May is Motorcycle Awareness Month
Motorcycle crashes involving another motor vehicle account for nearly half of all motorcyclist fatalities in the United States. “Share the Road” is a National Highway Traffic Safety Administration campaign to reduce motorcycle collisions and save lives. Over time, we have made progress with an overall decline in deaths involving motorcycles; yet almost 5,000 bikers are killed on the road every year.
Most motorcycle riders who are involved in an accident are injured, and at least half of those injuries are life-threatening. May is Motorcycle Safety Awareness Month and the NHTSA launched a campaign called “Get Up to Speed on Motorcycles” aimed at helping other motorists understand typical driving behaviors for motorcycles as well as ways to safely share the road with them.
The Statistics on Motorcycle Accidents
Motorcyclists are significantly over-represented in traffic crashes. They make up approximately 15% of all traffic fatalities, yet account for just 3% of registered vehicles on the road! It’s true that motorcycles account for only a small percentage so it should come as no surprise to know their mortality rate is high when compared with other types of transportation like cars or buses which see significantly lower rates.
The tragedy doesn’t stop there though; according to data from NHTSA (National Highway Traffic Safety Administration), in the past 10 years, motorcyclist deaths have increased by over 11 percent.
Motorcyclists are at a much higher risk of dying in crashes than car drivers. In fact, motorcyclists die 27 times more often and 5x as many injured per mile traveled compared to people that travel by passenger vehicle! And the smallest lapse can result in death for an unsuspecting motorcycle rider who may not be visible to you or I.
“Get Up to Speed on Motorcycles” introduces motorists to the ins and outs about safely driving around motorcycles. With knowledge of what drivers can do for motorcyclists, you’ll be able to keep roads safe as we all move down the road together! For example, when you see a biker weaving within a lane, this is to avoid getting caught in the blind spot of the cars around them.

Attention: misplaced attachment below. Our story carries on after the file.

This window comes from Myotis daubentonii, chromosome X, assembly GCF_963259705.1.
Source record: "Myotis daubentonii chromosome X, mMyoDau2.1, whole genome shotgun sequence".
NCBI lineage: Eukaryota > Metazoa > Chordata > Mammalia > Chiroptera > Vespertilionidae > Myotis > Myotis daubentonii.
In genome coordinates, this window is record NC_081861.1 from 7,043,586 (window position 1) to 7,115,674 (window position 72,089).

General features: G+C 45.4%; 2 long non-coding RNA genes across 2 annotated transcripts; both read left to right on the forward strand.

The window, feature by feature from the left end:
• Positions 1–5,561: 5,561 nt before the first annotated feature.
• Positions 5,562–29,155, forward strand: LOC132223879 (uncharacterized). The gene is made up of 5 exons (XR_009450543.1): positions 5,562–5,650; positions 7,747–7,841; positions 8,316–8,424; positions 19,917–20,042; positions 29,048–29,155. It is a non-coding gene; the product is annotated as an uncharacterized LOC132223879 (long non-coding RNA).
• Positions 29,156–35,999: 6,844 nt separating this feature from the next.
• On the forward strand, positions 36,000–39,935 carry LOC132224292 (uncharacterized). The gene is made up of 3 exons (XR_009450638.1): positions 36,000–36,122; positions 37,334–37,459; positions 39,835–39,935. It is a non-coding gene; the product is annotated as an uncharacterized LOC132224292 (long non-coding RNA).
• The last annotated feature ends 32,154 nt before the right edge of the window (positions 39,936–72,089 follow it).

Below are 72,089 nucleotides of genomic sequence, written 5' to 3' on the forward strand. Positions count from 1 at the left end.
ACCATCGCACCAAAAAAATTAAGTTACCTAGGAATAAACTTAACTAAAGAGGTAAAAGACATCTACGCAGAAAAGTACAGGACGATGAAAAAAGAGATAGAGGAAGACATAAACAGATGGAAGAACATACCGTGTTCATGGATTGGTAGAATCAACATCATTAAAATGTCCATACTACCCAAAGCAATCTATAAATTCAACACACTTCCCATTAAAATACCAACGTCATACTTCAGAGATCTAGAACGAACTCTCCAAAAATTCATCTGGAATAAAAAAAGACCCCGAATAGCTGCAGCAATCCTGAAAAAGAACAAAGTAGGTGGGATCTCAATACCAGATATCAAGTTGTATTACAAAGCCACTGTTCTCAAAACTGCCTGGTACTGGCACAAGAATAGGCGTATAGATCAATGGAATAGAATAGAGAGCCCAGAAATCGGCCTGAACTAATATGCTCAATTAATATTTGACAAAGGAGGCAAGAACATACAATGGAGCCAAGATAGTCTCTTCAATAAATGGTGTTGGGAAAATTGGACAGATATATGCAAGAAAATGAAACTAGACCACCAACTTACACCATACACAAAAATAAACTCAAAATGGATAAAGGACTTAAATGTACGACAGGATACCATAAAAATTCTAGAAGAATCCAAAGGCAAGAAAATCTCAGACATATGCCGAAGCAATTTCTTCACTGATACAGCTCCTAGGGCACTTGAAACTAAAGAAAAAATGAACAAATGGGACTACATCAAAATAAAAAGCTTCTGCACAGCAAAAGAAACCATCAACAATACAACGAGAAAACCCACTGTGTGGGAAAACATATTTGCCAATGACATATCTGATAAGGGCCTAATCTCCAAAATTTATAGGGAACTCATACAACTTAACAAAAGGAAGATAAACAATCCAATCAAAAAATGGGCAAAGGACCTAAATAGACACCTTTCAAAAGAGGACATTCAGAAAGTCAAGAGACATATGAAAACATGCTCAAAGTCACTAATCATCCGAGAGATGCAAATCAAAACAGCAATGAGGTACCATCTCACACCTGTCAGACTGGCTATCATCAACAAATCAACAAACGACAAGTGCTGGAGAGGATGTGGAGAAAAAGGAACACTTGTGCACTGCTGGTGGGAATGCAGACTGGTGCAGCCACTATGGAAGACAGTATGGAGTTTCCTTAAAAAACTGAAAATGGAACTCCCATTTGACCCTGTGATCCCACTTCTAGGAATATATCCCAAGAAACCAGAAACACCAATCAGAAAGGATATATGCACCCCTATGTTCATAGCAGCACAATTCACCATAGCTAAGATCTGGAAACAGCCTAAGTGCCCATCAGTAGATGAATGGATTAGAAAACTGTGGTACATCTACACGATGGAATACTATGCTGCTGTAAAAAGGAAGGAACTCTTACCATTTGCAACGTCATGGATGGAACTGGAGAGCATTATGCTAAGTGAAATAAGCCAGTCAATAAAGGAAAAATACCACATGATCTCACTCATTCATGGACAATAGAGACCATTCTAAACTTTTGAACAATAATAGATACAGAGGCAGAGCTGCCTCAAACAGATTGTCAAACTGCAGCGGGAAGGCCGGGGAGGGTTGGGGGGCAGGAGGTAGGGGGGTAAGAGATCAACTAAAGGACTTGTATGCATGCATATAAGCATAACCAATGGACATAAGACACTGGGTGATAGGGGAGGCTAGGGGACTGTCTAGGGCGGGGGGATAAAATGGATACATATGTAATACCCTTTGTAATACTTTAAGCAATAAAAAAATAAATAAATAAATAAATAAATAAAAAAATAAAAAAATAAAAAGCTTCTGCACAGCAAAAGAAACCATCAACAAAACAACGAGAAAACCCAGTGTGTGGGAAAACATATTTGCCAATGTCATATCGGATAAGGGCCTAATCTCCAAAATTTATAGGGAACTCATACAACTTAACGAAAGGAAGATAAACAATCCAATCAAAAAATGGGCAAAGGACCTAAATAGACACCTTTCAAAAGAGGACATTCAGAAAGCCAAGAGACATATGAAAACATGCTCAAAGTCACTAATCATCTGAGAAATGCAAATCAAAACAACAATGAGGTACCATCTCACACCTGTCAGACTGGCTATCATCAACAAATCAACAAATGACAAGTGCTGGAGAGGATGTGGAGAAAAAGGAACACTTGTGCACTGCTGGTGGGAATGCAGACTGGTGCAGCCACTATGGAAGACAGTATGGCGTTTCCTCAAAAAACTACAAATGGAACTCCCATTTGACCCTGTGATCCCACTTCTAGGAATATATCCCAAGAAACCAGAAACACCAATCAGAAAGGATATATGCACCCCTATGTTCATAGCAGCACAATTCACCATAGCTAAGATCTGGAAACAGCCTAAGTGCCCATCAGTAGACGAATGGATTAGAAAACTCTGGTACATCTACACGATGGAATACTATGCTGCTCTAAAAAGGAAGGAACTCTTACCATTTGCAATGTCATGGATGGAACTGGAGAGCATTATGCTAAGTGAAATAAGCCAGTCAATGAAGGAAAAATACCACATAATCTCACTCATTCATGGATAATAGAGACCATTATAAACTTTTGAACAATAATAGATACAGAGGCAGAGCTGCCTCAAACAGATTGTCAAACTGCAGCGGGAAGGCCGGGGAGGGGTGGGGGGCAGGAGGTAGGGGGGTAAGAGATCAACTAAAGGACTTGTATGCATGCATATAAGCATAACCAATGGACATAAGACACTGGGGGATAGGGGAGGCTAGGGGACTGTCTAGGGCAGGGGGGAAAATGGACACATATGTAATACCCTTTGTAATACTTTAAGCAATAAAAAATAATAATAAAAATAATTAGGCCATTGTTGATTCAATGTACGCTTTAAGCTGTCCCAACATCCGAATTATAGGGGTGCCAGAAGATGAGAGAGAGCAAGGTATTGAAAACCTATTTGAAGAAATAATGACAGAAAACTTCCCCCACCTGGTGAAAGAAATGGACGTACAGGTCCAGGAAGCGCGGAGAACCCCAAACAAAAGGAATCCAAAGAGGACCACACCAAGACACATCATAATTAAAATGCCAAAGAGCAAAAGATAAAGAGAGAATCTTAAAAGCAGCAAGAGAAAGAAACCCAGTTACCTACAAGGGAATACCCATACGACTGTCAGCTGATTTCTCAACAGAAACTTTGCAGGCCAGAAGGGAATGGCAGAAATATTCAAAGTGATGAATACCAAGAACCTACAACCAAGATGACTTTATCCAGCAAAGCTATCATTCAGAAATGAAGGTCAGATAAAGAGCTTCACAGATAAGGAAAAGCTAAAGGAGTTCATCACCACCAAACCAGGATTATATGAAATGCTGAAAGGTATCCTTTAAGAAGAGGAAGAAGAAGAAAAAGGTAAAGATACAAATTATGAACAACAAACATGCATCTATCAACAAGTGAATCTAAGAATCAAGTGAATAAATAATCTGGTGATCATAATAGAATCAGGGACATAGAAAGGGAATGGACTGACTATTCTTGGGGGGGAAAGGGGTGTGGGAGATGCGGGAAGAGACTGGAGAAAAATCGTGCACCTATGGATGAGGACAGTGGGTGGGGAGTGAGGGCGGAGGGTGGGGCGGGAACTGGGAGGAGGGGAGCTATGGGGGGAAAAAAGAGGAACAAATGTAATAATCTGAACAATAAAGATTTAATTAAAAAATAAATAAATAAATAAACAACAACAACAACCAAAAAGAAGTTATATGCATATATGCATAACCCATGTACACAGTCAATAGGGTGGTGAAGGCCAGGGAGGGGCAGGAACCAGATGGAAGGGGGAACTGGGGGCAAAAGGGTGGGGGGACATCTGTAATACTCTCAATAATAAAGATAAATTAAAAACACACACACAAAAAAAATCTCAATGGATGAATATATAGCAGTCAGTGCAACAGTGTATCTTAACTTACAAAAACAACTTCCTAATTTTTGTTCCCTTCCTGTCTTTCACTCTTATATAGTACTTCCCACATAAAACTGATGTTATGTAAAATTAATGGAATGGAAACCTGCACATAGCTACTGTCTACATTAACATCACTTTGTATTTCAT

As the weather warms up, it’s only natural we should start seeing more motorcyclists on NY roads. But now is not just a good time to remind drivers that they need to be aware of their surroundings and focus attention away from cell phones or other distractions but also when winter comes again, too! Remember that if you are operating any type of vehicle — whether motorcycle (or car/truck) alike — then YOU have an obligation as well as responsibility for ALL motorists including motorcyclists.
Motorcycle safety tips are an important part of a well-rounded driving education. When you’re on the road, it’s essential to be aware and observant so that you can anticipate dangerous conditions as they arise, before taking any defensive measures.
Safety Tips for Drivers
The NHTSA tells us that 42% of fatal motorcycle crashes occur at an intersection when the car making a left turn doesn’t see the oncoming motorcycle that is going straight, passing or overtaking a vehicle, and turns in front of them.
To avoid a collision with a motorcycle in an intersection, slow down and pay close attention to anything that may be obstructing your view of the bike such as trees and parked vehicles.
A lot of the area surrounding your car is hidden in your “blind spots”. Knowing where these spots are can help reduce your odds of colliding with a motorcyclist, particularly when changing lanes.
Take extra care to compensate for lack of vision in those hidden areas, especially on hills and curved roadways.
The most important thing to remember when driving is that motorcycles are hard to see. They’re not as wide and they have a small profile, making them harder to see because of other vehicles or changes in light/weather conditions. When you can’t recognize an approaching motorcycle before it gets too close, this could be potentially dangerous because at that point there won’t be enough time left to avoid any potential collisions.
Keep an eye out for motorcycles in bad weather, heavy traffic or along a winding road. Check twice before changing lanes and turning to avoid accidents!
Safety Tips for Motorcycle Riders
If you have a motorcycle, keep these important safety tips in the back of your mind:
A bike ride should be fun and exciting, but they can also have its risks. If you want to ride a motorcycle for the first time in your life or if you just got one with no previous experience, get proper training before going on any road trips. Riding a bike requires different skills and knowledge than driving a car.
Before your trip:
- Check tire pressures and tire tread depth.
- Check headlights and turn signals are working.
- Check for oil or gas leaks.
- Any cargo you are carrying is well secured.
Helmets and Clothing
Never wear a helmet that does not have the DOT safety symbol on it. You should always cover your arms and legs with heavy material such as leather or heavy denim, as well as gloves for better grip and protection of your hands. Bright or reflective clothing will also help to make you more visible to other drivers.
Injured in a Motorcycle Accident?
If you have been seriously injured or lost a family member in a motorcycle accident because of the negligence of others, contact the experienced motorcycle accident lawyers at the Law Offices of Stuart M. Kerner P.C. We offer free consultations.